Hurricane Earl never got close. And so early in the morning with mist still shrouding parts of this federally protected forested landscape that defines the wonders of Congaree National Park - a place where the average height of a tree is over 130 feet - I headed out to the accompaniment of the music of pileated woodpeckers on to the boardwalk trail to discover her secrets while the river was low.Within seconds I knew this day was not for the arachnophobic! I was the first visitor on the elevated trail and orb weavers had been busy all night. Spiders against my face. Spiders on the arms. Spiders all around: the most beautiful being the spotted forest orb weaver. After my three hour stroll, barely enough time to have even a taste of this bottomland floodplain forest- although the mosquitos had plenty of time for a good taste of my flesh - I headed for the visitor center to chat. Interpretive Park Rangers Corinne and Kathleen upon hearing of my spider adventures smiled and they knew I was the first human on the trail this magical morning: the point man. We talked of the park's 16 story tall loblolly pine (the second tallest in the nation), giant sweetgum and tupelo and of the bald cypress knees emerging from flood waters and mud flats and other towering giants downed by Hurricane Hugo in September 1989. And we chatted about the invasive wild boars (I encountered one along Sims Trail) and of bear reports and snakes and river otters, bobcats and mysterious creatures that move like ghosts. And they told me of canoe trails on Cedar Creek and barred owls calling into the night and the establishment of Congaree National Park. And when the rangers shared tales about primitive backcountry camping and the miles and miles of backwoods trails I knew at that moment I would return to explore and become closer to the Congaree, for it is the river and her seasonal floods that are the creator and caretaker of this wilderness in the midlands of South Carolina. For more information on Congaree National Park go to www.nps.gov/cong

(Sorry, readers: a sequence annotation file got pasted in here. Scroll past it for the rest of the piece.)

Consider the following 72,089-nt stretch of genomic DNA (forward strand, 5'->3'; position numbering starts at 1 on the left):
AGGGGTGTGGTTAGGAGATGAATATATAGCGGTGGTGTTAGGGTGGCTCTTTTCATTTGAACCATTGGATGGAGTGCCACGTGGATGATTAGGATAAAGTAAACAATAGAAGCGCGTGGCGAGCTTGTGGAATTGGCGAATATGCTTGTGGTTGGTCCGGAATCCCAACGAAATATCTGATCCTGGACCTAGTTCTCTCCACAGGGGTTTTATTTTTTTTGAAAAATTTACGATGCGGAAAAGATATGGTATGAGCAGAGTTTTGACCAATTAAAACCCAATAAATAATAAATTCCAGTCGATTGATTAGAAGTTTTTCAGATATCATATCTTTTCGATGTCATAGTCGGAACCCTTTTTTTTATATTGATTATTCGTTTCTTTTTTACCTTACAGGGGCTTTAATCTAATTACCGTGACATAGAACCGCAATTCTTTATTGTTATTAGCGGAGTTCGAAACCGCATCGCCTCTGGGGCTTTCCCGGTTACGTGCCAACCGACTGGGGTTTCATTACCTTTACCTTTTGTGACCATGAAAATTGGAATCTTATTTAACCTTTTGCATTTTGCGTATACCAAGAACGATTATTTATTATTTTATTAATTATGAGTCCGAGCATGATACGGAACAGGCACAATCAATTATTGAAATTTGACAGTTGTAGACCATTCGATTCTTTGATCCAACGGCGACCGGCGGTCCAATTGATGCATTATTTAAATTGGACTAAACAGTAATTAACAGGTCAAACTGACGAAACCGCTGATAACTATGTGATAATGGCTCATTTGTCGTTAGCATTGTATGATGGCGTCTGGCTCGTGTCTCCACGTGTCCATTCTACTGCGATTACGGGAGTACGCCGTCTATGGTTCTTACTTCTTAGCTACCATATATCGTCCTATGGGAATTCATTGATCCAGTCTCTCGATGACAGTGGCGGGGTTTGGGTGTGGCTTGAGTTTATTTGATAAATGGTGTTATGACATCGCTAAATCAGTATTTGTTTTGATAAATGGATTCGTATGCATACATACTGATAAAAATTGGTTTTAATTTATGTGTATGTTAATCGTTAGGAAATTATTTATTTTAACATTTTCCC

and you just may discover a new meaning for the timeless words of John Muir, "Everyone needs beauty as well as bread, places to play in and pray in where nature may heal and cheer and give strength to body and soul alike."
Congaree is such a place. A 24,000 acre publicly owned place of mystical quality--with spiders and more.